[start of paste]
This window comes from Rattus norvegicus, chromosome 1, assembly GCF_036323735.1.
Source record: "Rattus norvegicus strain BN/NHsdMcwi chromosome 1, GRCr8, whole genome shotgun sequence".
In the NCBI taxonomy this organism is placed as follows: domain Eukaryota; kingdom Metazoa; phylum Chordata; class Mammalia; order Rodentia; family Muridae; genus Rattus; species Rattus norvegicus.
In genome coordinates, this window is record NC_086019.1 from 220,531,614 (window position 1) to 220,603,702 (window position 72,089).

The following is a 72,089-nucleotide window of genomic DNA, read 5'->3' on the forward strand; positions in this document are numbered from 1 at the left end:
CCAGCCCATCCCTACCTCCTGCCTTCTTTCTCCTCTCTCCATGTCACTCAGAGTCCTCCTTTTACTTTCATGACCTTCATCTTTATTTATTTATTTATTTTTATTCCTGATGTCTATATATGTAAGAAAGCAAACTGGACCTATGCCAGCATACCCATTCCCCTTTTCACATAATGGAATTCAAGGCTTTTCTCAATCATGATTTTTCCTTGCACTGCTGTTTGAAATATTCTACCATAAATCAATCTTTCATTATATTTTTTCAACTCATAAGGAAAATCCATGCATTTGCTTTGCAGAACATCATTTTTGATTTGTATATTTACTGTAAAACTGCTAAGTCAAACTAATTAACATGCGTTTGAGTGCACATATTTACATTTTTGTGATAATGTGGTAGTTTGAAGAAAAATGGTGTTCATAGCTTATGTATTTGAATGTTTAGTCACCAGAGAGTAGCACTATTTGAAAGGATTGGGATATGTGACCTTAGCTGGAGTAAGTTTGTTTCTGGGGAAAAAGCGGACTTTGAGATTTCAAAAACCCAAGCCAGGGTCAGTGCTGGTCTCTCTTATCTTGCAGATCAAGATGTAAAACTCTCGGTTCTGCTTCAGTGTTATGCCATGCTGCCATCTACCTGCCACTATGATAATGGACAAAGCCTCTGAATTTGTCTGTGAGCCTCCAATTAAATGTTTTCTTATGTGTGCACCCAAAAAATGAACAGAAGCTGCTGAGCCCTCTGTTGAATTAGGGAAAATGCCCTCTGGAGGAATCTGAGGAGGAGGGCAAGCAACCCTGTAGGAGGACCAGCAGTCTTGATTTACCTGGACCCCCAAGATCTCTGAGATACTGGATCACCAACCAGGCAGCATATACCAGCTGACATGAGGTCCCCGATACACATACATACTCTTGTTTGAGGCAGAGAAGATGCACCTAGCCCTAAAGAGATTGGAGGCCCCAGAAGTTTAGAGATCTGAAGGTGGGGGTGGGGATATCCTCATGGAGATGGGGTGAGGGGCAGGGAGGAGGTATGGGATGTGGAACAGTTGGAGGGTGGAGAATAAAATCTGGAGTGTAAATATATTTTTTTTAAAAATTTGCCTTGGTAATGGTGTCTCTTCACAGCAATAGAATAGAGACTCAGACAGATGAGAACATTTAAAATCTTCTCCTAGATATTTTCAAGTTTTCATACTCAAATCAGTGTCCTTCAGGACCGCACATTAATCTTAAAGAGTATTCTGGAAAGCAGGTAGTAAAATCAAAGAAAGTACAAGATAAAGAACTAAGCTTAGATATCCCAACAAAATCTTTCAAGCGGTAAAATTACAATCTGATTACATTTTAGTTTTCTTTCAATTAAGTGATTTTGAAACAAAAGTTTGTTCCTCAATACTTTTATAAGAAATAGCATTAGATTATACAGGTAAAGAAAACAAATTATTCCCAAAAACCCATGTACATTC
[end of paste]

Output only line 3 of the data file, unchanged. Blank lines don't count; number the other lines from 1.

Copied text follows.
In the NCBI taxonomy this organism is placed as follows: domain Eukaryota; kingdom Metazoa; phylum Chordata; class Mammalia; order Rodentia; family Muridae; genus Rattus; species Rattus norvegicus.